On Tuesday, I relayed Underwood’s comments to Norwood. Memory is a funny thing. She remembers Underwood’s attitude in a wholly different manner. Norwood said the attorney praised her willingness to be a good sport, to overlook flaws in the mayoral vote for the sake of civil peace.

Norwood quoted what she said were Underwood’s exact words to her eight years ago: “I commend you, young lady, for not tearing this town apart.”

As go-between, I was obliged to ring Underwood back.

“I think she is confusing that with someone else’s comment,” the attorney said carefully. “I don’t remember ever saying that.”

Underwood again praised Norwood for all she’s done for the city. But he also reached into his own biography for an explanation.

Losing an election into which you’ve invested a large chunk of your life amounts to a punch in the gut. You immediately begin searching far and wide for an explanation that doesn’t include a personal rejection by voters.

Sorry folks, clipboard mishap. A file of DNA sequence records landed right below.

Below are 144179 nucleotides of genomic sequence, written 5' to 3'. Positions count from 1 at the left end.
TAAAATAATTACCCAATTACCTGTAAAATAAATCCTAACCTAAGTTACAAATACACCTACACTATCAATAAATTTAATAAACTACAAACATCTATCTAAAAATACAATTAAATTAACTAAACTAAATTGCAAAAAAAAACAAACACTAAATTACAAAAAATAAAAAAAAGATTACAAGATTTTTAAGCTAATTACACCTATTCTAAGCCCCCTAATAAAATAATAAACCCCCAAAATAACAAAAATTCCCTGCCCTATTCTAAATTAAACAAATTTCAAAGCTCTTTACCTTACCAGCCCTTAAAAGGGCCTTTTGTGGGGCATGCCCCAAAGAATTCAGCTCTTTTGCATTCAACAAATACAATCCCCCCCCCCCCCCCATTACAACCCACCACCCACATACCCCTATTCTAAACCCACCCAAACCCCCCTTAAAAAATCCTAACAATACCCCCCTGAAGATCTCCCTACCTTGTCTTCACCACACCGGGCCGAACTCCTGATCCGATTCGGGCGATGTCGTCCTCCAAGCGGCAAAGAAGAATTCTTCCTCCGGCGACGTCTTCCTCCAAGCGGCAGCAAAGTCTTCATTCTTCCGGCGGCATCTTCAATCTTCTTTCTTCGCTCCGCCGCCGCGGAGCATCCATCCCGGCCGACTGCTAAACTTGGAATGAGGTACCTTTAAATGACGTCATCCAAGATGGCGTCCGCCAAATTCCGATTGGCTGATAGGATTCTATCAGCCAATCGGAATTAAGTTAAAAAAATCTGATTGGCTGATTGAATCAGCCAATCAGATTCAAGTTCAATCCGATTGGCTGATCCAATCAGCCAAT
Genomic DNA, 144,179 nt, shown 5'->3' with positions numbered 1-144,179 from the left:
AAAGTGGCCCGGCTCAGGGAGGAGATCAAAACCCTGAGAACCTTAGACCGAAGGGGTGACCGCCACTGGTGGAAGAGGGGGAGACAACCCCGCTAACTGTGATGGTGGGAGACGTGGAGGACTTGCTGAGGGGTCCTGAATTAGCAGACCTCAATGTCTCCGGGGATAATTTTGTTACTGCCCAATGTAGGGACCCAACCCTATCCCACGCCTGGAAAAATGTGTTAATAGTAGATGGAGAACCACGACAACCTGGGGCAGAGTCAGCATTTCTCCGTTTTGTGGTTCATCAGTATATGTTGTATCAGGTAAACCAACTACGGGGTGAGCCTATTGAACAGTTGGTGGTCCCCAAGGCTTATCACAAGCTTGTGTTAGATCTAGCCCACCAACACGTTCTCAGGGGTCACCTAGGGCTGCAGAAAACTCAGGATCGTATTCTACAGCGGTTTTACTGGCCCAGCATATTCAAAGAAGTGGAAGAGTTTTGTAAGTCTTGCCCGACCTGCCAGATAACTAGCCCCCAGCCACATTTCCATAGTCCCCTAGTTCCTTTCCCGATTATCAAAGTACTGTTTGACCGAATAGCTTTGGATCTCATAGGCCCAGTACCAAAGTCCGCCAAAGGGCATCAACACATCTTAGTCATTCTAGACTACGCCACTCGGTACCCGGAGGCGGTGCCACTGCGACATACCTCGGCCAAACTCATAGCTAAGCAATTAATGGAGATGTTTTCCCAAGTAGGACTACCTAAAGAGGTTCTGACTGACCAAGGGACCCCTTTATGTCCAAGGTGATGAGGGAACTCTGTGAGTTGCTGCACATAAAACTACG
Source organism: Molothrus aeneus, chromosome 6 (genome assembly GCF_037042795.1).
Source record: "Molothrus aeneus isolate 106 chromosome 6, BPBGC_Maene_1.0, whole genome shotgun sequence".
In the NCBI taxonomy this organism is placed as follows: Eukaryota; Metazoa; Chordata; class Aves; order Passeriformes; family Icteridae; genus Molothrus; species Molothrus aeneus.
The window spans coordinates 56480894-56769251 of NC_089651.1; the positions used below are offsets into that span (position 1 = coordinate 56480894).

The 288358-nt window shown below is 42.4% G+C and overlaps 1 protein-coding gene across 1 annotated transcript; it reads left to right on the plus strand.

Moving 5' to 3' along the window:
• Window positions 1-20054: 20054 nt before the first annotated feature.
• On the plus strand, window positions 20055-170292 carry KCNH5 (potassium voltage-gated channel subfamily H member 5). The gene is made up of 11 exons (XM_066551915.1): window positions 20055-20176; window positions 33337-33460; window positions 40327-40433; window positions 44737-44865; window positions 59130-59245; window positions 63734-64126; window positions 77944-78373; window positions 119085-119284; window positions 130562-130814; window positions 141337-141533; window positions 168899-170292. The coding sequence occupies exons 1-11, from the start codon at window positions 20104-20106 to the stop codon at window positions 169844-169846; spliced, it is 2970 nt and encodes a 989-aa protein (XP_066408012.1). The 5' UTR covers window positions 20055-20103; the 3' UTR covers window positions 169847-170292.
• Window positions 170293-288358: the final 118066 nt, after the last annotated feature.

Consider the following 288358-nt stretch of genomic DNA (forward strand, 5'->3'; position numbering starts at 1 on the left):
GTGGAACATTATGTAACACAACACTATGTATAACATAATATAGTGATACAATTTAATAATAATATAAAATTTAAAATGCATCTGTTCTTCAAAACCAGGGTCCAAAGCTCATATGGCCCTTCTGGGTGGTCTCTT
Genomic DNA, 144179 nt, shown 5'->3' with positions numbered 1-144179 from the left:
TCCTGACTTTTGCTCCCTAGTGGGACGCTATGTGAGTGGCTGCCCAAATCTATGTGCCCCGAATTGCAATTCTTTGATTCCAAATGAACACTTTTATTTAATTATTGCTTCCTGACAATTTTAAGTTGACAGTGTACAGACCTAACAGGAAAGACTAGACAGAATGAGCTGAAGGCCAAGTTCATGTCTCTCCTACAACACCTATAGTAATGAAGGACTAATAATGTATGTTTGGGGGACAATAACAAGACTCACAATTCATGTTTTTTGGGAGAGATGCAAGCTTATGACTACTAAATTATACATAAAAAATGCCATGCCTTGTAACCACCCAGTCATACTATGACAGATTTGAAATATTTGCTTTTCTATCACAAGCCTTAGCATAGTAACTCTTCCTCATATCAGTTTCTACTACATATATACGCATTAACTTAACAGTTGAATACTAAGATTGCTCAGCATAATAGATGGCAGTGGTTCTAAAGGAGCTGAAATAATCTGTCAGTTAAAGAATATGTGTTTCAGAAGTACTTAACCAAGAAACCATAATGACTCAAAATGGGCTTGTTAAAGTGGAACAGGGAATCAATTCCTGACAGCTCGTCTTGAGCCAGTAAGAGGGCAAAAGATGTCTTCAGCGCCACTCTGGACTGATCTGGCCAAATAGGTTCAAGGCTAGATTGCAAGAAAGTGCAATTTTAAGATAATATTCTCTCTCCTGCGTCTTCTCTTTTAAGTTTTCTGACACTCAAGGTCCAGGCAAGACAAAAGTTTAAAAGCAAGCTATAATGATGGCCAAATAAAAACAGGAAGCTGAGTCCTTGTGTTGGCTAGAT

“When I ran for office and lost, I felt that the turnout was low — I felt this and that,” he had said in our first conversation. “You have all kinds of feelings, but feelings and facts are different.”

Underwood underlined his point the next day. President Donald Trump has already instilled enough suspicion into the electoral process, with his claim that millions of illegal votes were cast against him, the Atlanta attorney said. The president has even established a commission to prove himself right.

“When you have a feeling that elections are rigged, and it’s based on feelings rather than facts, it’s unfair to accuse governments of rigging the election,” Underwood said.

Such feelings, in fact, become a threat to democracy.

They are unfair, too, to the voters who supported the candidate who is ruled by those feelings. They risk becoming stuck in time, just like the candidate.